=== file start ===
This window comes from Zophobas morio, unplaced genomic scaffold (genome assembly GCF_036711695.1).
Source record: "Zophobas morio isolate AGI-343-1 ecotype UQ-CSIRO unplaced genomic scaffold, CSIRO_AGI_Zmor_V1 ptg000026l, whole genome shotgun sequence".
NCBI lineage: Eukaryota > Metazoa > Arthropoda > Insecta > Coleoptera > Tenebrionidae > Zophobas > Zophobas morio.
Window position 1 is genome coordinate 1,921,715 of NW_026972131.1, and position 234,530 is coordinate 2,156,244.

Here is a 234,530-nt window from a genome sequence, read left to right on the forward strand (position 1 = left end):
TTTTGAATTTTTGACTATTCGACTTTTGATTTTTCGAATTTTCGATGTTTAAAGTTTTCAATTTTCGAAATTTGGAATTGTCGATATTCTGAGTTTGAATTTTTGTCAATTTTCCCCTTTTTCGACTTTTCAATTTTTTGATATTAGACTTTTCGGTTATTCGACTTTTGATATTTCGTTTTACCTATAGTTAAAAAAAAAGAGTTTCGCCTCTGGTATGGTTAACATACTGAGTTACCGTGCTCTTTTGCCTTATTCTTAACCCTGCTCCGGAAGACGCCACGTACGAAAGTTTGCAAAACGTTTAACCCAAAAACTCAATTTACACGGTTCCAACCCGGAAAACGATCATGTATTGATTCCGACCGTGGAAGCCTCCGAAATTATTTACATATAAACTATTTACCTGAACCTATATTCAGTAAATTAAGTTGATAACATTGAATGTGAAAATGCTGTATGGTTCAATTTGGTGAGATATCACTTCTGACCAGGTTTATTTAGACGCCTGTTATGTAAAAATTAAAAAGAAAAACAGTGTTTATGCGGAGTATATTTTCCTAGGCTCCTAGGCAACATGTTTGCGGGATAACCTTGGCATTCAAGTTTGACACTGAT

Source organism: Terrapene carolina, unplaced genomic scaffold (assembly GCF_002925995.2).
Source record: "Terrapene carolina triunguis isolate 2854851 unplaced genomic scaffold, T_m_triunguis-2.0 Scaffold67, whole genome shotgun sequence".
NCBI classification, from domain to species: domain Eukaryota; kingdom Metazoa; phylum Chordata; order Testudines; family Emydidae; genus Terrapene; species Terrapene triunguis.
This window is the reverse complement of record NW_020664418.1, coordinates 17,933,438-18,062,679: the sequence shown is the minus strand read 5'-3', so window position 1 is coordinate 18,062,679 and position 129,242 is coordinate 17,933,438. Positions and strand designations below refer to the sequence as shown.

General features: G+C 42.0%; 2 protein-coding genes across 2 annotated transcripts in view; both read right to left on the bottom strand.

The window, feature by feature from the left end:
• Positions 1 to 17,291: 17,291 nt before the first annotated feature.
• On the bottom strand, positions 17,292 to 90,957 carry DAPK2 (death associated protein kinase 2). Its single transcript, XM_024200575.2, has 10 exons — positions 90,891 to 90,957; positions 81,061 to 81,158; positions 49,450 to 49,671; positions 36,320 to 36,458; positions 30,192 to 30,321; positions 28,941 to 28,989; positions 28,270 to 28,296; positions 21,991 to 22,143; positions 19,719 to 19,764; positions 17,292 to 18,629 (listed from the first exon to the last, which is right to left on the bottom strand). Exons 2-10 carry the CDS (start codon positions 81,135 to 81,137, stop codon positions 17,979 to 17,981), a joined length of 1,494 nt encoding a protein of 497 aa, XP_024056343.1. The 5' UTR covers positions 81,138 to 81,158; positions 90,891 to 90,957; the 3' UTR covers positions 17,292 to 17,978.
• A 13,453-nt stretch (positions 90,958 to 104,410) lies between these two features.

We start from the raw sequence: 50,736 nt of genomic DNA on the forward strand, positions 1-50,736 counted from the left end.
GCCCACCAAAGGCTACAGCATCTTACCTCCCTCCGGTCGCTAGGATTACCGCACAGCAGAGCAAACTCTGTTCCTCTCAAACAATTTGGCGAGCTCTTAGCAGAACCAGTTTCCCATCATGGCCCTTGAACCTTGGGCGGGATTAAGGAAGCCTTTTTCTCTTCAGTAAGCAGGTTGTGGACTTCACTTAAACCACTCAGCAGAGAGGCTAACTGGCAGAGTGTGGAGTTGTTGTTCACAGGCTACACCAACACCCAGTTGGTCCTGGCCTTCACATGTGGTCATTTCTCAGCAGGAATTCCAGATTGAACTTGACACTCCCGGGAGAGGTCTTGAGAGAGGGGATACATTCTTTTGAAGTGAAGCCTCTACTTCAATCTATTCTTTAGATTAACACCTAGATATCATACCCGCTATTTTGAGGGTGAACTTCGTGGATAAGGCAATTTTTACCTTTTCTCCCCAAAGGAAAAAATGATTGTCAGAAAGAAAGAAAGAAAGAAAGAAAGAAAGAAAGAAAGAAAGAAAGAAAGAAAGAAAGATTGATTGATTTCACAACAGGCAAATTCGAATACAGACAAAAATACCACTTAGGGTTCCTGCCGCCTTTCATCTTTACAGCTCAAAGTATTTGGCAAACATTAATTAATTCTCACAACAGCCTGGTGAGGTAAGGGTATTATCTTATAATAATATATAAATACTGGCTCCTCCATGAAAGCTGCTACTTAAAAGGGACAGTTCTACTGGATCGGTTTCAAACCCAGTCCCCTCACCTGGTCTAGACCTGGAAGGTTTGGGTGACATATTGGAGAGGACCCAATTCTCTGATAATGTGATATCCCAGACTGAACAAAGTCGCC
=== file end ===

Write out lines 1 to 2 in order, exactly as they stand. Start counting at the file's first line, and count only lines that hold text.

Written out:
This window comes from Zophobas morio, unplaced genomic scaffold (genome assembly GCF_036711695.1).
Source record: "Zophobas morio isolate AGI-343-1 ecotype UQ-CSIRO unplaced genomic scaffold, CSIRO_AGI_Zmor_V1 ptg000026l, whole genome shotgun sequence".